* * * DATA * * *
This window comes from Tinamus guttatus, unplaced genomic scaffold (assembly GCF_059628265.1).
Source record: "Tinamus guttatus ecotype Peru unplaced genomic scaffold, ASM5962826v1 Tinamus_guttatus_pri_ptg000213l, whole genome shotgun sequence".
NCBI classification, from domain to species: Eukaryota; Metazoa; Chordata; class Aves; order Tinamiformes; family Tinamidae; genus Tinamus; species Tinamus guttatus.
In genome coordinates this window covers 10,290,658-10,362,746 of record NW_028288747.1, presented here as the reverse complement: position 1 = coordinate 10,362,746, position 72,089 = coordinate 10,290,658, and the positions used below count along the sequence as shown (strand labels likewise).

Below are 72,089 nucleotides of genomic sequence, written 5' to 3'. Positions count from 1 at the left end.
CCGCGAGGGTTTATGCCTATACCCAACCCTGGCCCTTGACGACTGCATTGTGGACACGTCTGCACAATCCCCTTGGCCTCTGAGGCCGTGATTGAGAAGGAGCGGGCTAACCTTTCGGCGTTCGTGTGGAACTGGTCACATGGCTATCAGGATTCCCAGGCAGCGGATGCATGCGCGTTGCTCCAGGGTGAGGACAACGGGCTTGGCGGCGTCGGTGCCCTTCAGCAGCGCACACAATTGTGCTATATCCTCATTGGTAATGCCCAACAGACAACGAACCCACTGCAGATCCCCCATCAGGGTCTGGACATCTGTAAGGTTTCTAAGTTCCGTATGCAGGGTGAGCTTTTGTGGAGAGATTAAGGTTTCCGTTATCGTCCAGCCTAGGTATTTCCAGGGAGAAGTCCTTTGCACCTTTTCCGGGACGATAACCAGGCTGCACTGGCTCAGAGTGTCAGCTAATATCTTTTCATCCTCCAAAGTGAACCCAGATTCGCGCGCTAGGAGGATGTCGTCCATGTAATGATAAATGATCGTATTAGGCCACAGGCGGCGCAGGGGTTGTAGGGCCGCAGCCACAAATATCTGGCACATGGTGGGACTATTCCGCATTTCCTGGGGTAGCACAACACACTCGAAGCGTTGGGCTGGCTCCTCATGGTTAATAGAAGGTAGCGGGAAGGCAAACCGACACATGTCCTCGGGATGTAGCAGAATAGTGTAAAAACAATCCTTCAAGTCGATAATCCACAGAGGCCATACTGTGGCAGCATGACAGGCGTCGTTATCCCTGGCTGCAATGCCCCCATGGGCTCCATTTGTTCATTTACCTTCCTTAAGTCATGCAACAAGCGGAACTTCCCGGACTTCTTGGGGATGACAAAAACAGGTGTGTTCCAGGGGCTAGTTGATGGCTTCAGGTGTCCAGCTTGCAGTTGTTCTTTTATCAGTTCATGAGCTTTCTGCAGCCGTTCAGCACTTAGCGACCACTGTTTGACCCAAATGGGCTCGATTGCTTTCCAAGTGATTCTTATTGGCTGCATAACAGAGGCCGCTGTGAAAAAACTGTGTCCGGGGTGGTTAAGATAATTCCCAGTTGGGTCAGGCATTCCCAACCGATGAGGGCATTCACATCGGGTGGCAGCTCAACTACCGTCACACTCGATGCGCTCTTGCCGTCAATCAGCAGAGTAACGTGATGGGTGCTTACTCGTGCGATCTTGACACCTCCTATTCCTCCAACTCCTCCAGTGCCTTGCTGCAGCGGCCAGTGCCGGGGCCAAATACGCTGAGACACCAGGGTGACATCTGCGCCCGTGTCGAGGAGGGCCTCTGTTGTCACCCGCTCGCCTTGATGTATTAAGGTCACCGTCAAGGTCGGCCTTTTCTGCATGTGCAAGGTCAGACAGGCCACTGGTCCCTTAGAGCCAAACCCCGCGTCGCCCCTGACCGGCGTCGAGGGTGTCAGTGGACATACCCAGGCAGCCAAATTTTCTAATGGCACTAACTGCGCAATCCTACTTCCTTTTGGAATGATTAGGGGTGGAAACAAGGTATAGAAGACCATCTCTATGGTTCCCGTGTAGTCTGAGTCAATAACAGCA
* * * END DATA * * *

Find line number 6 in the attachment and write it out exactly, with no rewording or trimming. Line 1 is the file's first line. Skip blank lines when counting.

CCGCGAGGGTTTATGCCTATACCCAACCCTGGCCCTTGACGACTGCATTGTGGACACGTCTGCACAATCCCCTTGGCCTCTGAGGCCGTGATTGAGAAGGAGCGGGCTAACCTTTCGGCGTTCGTGTGGAACTGGTCACATGGCTATCAGGATTCCCAGGCAGCGGATGCATGCGCGTTGCTCCAGGGTGAGGACAACGGGCTTGGCGGCGTCGGTGCCCTTCAGCAGCGCACACAATTGTGCTATATCCTCATTGGTAATGCCCAACAGACAACGAACCCACTGCAGATCCCCCATCAGGGTCTGGACATCTGTAAGGTTTCTAAGTTCCGTATGCAGGGTGAGCTTTTGTGGAGAGATTAAGGTTTCCGTTATCGTCCAGCCTAGGTATTTCCAGGGAGAAGTCCTTTGCACCTTTTCCGGGACGATAACCAGGCTGCACTGGCTCAGAGTGTCAGCTAATATCTTTTCATCCTCCAAAGTGAACCCAGATTCGCGCGCTAGGAGGATGTCGTCCATGTAATGATAAATGATCGTATTAGGCCACAGGCGGCGCAGGGGTTGTAGGGCCGCAGCCACAAATATCTGGCACATGGTGGGACTATTCCGCATTTCCTGGGGTAGCACAACACACTCGAAGCGTTGGGCTGGCTCCTCATGGTTAATAGAAGGTAGCGGGAAGGCAAACCGACACATGTCCTCGGGATGTAGCAGAATAGTGTAAAAACAATCCTTCAAGTCGATAATCCACAGAGGCCATACTGTGGCAGCATGACAGGCGTCGTTATCCCTGGCTGCAATGCCCCCATGGGCTCCATTTGTTCATTTACCTTCCTTAAGTCATGCAACAAGCGGAACTTCCCGGACTTCTTGGGGATGACAAAAACAGGTGTGTTCCAGGGGCTAGTTGATGGCTTCAGGTGTCCAGCTTGCAGTTGTTCTTTTATCAGTTCATGAGCTTTCTGCAGCCGTTCAGCACTTAGCGACCACTGTTTGACCCAAATGGGCTCGATTGCTTTCCAAGTGATTCTTATTGGCTGCATAACAGAGGCCGCTGTGAAAAAACTGTGTCCGGGGTGGTTAAGATAATTCCCAGTTGGGTCAGGCATTCCCAACCGATGAGGGCATTCACATCGGGTGGCAGCTCAACTACCGTCACACTCGATGCGCTCTTGCCGTCAATCAGCAGAGTAACGTGATGGGTGCTTACTCGTGCGATCTTGACACCTCCTATTCCTCCAACTCCTCCAGTGCCTTGCTGCAGCGGCCAGTGCCGGGGCCAAATACGCTGAGACACCAGGGTGACATCTGCGCCCGTGTCGAGGAGGGCCTCTGTTGTCACCCGCTCGCCTTGATGTATTAAGGTCACCGTCAAGGTCGGCCTTTTCTGCATGTGCAAGGTCAGACAGGCCACTGGTCCCTTAGAGCCAAACCCCGCGTCGCCCCTGACCGGCGTCGAGGGTGTCAGTGGACATACCCAGGCAGCCAAATTTTCTAATGGCACTAACTGCGCAATCCTACTTCCTTTTGGAATGATTAGGGGTGGAAACAAGGTATAGAAGACCATCTCTATGGTTCCCGTGTAGTCTGAGTCAATAACAGCA